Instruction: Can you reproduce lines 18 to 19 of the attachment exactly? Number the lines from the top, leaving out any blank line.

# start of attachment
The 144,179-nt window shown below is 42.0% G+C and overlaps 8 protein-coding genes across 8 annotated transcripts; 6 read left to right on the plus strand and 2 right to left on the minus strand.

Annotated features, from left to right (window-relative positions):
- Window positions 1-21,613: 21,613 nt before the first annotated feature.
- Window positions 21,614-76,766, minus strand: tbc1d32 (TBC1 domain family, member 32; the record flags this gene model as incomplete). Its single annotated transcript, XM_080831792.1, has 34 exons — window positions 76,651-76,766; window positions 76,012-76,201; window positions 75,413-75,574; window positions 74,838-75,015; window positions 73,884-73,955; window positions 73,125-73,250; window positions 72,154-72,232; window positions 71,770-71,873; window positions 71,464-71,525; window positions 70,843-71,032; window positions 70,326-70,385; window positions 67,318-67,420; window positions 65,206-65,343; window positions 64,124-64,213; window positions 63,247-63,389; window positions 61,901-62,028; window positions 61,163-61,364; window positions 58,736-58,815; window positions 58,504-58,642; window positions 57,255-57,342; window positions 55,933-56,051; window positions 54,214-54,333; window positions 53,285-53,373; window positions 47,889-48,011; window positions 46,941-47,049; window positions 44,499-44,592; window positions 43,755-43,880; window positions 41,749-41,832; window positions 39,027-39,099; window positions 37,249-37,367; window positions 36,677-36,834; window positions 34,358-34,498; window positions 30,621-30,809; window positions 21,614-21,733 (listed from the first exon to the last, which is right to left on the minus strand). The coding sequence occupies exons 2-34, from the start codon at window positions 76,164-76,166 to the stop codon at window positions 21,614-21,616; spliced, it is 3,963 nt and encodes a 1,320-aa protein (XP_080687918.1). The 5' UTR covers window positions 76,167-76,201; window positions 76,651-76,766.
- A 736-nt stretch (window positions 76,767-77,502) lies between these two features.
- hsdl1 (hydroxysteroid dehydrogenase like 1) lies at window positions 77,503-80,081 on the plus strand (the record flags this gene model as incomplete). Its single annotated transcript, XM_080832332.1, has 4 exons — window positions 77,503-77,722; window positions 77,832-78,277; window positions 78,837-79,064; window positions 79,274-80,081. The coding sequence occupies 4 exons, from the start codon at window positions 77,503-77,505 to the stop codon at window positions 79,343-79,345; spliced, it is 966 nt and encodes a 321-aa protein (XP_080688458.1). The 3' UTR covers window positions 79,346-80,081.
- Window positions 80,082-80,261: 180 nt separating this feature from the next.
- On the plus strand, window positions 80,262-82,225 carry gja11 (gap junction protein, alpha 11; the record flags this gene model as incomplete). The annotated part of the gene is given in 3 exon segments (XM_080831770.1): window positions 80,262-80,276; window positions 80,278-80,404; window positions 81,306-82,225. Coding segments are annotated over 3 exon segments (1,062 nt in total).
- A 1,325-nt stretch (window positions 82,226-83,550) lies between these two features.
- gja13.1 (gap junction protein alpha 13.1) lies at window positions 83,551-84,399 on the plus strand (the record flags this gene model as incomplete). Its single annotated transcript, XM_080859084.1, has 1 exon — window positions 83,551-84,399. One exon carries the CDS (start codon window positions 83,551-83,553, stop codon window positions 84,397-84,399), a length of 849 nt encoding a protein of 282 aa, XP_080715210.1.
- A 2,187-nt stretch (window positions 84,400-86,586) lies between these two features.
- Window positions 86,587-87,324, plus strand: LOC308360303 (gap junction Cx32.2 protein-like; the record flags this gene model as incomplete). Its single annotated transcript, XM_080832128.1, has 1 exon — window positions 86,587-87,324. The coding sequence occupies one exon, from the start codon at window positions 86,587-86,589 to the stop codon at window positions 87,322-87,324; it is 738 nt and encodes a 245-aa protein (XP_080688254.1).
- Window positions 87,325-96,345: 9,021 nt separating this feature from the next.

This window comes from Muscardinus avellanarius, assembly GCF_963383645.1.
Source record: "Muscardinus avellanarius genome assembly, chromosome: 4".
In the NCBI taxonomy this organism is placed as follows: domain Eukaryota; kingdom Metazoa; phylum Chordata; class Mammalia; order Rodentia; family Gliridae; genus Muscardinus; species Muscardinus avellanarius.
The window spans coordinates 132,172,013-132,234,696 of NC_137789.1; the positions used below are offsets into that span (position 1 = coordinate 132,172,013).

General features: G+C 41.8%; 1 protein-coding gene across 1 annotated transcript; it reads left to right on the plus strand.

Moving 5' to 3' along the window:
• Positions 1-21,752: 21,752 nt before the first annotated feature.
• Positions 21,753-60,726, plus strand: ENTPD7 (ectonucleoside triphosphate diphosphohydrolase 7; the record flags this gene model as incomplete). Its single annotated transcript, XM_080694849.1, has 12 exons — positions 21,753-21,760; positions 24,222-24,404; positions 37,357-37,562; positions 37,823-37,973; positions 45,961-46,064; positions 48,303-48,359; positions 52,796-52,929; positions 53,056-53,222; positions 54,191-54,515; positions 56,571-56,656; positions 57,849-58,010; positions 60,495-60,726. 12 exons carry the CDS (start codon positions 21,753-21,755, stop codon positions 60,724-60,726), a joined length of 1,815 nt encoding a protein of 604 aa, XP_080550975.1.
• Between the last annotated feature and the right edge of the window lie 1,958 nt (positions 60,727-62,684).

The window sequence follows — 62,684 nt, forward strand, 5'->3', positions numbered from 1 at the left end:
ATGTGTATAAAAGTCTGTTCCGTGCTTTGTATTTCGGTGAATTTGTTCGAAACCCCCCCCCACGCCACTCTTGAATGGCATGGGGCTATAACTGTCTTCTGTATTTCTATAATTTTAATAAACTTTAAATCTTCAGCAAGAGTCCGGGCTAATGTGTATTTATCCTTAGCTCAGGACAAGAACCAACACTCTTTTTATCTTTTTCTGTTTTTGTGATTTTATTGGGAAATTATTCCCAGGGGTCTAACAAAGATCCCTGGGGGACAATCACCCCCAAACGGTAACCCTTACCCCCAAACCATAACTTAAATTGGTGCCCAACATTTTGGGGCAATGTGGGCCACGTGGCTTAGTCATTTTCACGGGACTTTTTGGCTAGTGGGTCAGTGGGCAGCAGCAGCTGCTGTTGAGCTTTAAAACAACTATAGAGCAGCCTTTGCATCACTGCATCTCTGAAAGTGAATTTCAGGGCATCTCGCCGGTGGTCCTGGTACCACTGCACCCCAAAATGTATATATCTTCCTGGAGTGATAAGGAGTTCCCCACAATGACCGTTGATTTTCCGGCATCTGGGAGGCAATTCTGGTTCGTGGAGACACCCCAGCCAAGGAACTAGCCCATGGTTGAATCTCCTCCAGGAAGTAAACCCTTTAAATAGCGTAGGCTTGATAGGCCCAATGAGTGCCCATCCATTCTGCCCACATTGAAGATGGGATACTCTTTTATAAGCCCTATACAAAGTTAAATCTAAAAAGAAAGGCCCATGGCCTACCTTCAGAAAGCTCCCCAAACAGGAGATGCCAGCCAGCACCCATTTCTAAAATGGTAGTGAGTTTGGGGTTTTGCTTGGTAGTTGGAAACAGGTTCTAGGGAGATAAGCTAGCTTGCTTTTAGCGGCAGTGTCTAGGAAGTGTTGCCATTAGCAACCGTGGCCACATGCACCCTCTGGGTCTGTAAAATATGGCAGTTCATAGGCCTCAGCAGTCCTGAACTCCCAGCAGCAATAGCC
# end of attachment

General features: G+C 41.8%; 1 protein-coding gene across 1 annotated transcript; it reads left to right on the plus strand.

Moving 5' to 3' along the window: